Cease-fire talks with Israel and Hamas are expected to resume on Sunday in Qatar

Relatives and supporters of the Israeli hostages held in the Gaza Strip by the Hamas militant group attend a rally calling for their release, in Tel Aviv, Israel, Saturday, March 16, 2024. (AP Photo/Ohad Zwigenberg)

CAIRO — Stalled talks aimed at securing a cease-fire in the Israel-Hamas war are expected to resume in earnest in Qatar as soon as today, according to Egyptian officials.

The talks would mark the first time both Israeli officials and Hamas leaders join the indirect negotiations since the start of the Muslim holy month of Ramadan. International mediators had hoped to secure a six-week truce before Ramadan started earlier this week, but Hamas refused any deal that wouldn’t lead to a permanent cease-fire in Gaza, a demand Israel rejected. But both sides have made moves in recent days aimed at getting the talks, which never fully broke off, back on track.


Hamas gave mediators a new proposal for a three-stage plan that would end the fighting, according to two Egyptian officials, one who is involved in the talks and a second who was briefed on them. The officials spoke on condition of anonymity because they weren’t authorized to reveal the contents of the sensitive discussions.

The first stage would be a six-week cease-fire that would see the release of 35 hostages — women, those who are ill and older people — held by militants in Gaza in exchange for 350 Palestinian prisoners held by Israel.

Hamas would also release at least five female soldiers in exchange for 50 prisoners, including some serving long sentences on terror charges, for each soldier. Israeli forces would withdraw from two main roads in Gaza, let displaced Palestinians return to northern Gaza, which has been devastated by the fighting, and allow the free flow of aid to the area, the officials said.

Nearly one in three children under 2 years old in the isolated north have acute malnutrition, the U.N. children’s agency said Friday.

In the second phase, the two sides would declare a permanent cease-fire and Hamas would free the remaining Israeli soldiers held hostage in exchange for more prisoners, the officials said.

In the third phase, Hamas would hand over the bodies it’s holding in exchange for Israel lifting the blockade of Gaza and allowing reconstruction to start, the officials said.

Talks were expected to resume Sunday afternoon, though they could get pushed to Monday, the Egyptian officials said.

Israeli Prime Minister Benjamin Netanyahu called the proposal “unrealistic” but agreed to send Israeli negotiators to Qatar. His government has rejected calls for a permanent cease-fire, insisting it must first fulfill its stated goal of “annihilating Hamas.”

Thousands of people demonstrated Saturday night in Tel Aviv to show their impatience with Netanyahu’s government and demand a deal to free hostages. Some expressed support for U.S. Senate Majority Leader Chuck Schumer’s sharp criticism of Netanyahu’s handling of the war and his call for a new election.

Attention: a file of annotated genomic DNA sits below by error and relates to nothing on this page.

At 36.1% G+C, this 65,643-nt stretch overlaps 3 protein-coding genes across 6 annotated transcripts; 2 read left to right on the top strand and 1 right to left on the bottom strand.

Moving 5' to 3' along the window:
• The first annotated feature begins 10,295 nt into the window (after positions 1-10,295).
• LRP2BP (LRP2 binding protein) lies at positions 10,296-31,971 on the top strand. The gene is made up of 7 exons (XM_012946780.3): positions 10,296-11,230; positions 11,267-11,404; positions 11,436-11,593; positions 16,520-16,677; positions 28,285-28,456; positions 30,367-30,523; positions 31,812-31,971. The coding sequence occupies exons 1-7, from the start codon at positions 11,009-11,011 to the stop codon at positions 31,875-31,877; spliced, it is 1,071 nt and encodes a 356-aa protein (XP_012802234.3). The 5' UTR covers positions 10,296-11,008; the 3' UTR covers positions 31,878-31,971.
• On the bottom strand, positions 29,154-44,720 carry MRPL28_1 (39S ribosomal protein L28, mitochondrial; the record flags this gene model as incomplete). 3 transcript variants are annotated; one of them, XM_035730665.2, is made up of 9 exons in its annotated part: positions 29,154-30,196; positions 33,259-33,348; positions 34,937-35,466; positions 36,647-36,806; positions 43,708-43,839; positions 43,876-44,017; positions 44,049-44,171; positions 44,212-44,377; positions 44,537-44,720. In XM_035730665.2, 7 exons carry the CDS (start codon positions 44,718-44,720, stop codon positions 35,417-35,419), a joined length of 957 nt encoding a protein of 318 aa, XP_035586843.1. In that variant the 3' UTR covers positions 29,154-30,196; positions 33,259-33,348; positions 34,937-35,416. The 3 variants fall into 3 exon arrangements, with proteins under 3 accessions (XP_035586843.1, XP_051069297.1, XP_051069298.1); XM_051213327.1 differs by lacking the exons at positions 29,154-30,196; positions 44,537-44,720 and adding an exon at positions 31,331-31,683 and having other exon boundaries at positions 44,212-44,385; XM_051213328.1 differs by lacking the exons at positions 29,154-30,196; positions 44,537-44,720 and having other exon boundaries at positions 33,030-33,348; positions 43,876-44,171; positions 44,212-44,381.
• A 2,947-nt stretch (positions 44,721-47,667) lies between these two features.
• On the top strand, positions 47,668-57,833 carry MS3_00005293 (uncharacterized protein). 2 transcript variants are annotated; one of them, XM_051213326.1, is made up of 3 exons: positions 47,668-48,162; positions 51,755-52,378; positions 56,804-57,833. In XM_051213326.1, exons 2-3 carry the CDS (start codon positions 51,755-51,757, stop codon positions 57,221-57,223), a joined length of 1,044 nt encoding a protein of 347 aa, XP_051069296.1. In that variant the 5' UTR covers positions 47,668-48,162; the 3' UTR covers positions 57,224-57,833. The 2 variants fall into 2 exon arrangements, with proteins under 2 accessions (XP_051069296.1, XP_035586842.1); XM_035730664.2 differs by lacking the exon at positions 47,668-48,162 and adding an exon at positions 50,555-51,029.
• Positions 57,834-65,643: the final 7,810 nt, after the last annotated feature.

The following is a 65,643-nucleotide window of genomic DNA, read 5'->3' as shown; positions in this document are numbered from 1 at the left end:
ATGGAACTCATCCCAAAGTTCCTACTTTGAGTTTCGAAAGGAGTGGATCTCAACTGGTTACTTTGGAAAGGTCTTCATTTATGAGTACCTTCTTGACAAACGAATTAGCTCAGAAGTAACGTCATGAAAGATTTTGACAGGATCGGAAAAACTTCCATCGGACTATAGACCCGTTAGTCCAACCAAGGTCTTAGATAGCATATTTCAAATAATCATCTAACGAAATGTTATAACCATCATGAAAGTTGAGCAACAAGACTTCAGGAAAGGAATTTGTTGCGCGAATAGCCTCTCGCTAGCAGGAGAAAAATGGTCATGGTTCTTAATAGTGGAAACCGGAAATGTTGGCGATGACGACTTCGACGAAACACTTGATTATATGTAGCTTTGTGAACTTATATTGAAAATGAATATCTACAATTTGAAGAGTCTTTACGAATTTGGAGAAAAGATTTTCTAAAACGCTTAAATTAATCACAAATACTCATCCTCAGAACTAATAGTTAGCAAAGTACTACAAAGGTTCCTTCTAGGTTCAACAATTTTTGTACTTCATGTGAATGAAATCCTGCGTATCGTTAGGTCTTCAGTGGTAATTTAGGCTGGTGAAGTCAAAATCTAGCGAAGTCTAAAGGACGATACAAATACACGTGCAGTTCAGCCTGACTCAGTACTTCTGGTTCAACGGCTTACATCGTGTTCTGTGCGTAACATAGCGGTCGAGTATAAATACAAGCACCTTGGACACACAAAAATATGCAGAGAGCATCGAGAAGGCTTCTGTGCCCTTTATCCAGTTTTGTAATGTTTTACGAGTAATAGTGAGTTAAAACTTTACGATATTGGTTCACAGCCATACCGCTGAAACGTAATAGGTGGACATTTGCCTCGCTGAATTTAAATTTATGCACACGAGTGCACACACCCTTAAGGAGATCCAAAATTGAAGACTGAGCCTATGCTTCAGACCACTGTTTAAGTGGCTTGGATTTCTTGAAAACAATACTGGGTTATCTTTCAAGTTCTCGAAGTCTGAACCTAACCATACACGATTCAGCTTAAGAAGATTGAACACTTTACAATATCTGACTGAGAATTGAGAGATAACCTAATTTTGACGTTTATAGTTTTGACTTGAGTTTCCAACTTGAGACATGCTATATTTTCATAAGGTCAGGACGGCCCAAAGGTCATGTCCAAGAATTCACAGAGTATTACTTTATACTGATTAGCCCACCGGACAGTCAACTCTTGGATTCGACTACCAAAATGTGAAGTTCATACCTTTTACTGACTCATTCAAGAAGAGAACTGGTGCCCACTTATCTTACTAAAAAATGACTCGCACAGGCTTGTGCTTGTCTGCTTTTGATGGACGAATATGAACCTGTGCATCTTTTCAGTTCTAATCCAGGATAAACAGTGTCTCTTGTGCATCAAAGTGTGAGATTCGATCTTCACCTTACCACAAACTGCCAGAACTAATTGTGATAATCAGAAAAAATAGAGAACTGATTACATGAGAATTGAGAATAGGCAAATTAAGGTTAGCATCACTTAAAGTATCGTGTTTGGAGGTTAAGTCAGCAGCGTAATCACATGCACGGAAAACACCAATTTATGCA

“I think that we are in a situation where they are completely right, that we have a war that is continuing well beyond what is necessary,” protester Yehuda Halper said.

Netanyahu’s office said Friday he approved military plans to attack Rafah, the southernmost town in Gaza where about 1.4 million displaced Palestinians — more than half the enclave’s population — are sheltering. Israel wants to target Hamas battalions stationed there.

Many fled to Rafah when Israel attacked Gaza following the Oct. 7 Hamas attack on southern Israel that killed 1,200 people and left another 250 hostage.

The United States and other countries have warned that a military operation in Rafah could be disastrous.

Netanyahu’s office didn’t give details or a timetable for the Rafah operation, but said that it would involve the evacuation of the civilian population. The military has said it planned to direct civilians to “humanitarian islands” in central Gaza.

“Many people are too fragile, hungry and sick to be moved again,” World Health Organization Director-General Tedros Adhanom Ghebreyesus said on social media.

Leave a Reply

Your email address will not be published. Required fields are marked *


By participating in online discussions you acknowledge that you have agreed to the Star-Advertiser's TERMS OF SERVICE. An insightful discussion of ideas and viewpoints is encouraged, but comments must be civil and in good taste, with no personal attacks. If your comments are inappropriate, you may be banned from posting. To report comments that you believe do not follow our guidelines, email hawaiiwarriorworld@staradvertiser.com.